Lake Elmo to meet new deadline today

At the Lake Elmo City Council’s emergency meeting Jan. 27, City Planner Chuck Dillerud was optimistic that he would be able to put together the materials - specifically a conceptual land use map for the Old Village area - required by Metropolitan Council Chair Peter Bell by today, Feb. 1.
The Friday session was a continuation of a special meeting held on Jan. 24 to discuss a course of action after Mayor Dean Johnston had received a letter from Bell stating in no uncertain terms that he was “personally frustrated with the slow pace” of the city’s work to submit what the Met Council staff deemed a complete comprehensive plan through 2030.
In the letter, Bell warned the city that if the “completeness inventory” of items put together by Met Council staff had not been satisfied and turned in by Feb. 1, he would pursue legal action to compel the city to meet the requirements of an August 2004 State Supreme Court decision granting the Met Council authority in regards to the comp plan.
Johnston said after the emergency meeting that a majority of the council was not willing to risk the Memorandum of Understanding ratified one year ago that capped the city’s 2030 population at 24,000 and 6,600 new sewer units while guaranteeing the city the freedom to plan how it would accept its new density.
“Our direction (to city staff) was to find out what the Met Council wanted and give it to them,” Johnston said. “I called Peter Bell and said we’ve decided to do everything to meet your requirements and the only obstacle is if there is a surprise from the Met Council now.
“I got indirect assurances that they would make responding (after receiving the new materials by Feb. 1) a priority.”
While Johnston and other council members are trying to preserve the fragile working relationship established a little over a year ago with the Met Council (after years of conflict and legal battles), indications from the governor-appointed planning group are that missed deadlines and incomplete submissions have been the damaging factors to the two entities’ cooperation.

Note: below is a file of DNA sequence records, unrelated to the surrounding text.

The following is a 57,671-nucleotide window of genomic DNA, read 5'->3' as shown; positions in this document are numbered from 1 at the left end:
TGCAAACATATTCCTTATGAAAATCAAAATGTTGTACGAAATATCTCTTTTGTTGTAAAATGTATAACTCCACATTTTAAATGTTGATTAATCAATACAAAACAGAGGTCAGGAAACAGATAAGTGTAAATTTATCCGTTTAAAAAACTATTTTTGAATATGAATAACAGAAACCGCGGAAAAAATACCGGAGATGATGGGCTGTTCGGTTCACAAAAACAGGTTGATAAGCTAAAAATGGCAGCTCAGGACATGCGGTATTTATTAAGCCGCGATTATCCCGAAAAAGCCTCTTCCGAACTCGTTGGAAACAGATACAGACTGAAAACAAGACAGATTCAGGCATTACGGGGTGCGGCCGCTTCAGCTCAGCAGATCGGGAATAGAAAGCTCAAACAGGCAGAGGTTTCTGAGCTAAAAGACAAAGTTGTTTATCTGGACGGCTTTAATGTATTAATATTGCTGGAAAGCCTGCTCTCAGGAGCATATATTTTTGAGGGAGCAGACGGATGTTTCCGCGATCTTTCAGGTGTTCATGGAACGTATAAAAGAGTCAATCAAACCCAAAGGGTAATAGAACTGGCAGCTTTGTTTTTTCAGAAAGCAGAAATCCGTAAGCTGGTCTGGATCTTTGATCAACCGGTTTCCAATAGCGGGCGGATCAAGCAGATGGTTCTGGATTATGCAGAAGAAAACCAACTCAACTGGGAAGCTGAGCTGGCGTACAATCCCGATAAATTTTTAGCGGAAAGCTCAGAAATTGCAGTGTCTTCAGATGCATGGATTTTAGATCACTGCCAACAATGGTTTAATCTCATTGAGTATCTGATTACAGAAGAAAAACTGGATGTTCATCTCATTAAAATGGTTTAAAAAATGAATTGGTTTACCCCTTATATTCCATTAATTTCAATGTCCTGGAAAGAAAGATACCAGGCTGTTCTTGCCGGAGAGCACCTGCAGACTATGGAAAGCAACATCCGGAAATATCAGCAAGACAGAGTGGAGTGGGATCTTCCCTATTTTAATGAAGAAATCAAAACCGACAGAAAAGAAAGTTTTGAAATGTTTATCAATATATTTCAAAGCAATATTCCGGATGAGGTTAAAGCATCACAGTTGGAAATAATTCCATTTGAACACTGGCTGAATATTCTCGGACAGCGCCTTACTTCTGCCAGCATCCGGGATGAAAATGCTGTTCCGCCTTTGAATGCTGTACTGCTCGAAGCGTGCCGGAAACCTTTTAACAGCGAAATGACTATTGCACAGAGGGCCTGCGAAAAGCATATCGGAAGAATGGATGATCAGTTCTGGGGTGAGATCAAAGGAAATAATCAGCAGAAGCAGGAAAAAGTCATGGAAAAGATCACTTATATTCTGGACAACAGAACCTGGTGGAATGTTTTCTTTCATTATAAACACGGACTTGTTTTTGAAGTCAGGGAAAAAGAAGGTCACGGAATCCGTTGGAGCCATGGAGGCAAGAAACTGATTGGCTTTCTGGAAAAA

“We’re not changing the rules of the game; we’re not asking for something we didn’t ask for before,” Met Council Public Affairs Director Steve Dornfeld said last week. “Every other community seems to be able to submit a plan and fill in all the blanks and, for some reason or another, Lake Elmo seems to be having trouble doing that.”
Lake Elmo was unable to meet the court mandated June 15, 2005 deadline for submission of its comp plan amendments and, after the Met Council granted a conditional extension for Sept. 30, the city’s Sept. 6 submission was deemed incomplete, and the city was told as much in a Sept. 26 Met Council letter that cited all missing elements.
Another deadline was set for Dec. 30, according to Dornfeld, which the city missed as well and, finally, Dillerud submitted what he and the city believed were the missing elements on Jan. 6, only to have the latest communication from Bell and the Met Council on Jan. 20 that the plan was still not complete.
From the city’s end, frustration has grown with the belief that, aside from minor technical issues, the drafts that were submitted in September and again in January were complete. In fact, Johnston, Dillerud, Council Member Anne Smith and City Administrator Martin Rafferty met with Bell and other Met Council reps on Dec. 18 last year to try and clarify what was still needed.
“Supposedly their review is a two-step process. First, they make sure everything’s there, then they do a review on content,” Dillerud said last week of the Met Council’s comp plan review procedures. “The review on content is supposed to focus on the compatibility of your plan with their regional plans.
“My issue from the Sept. 26 letter is that the stuff in it had to do with content. I’ve been losing that conversation ever since.”

Old Village factor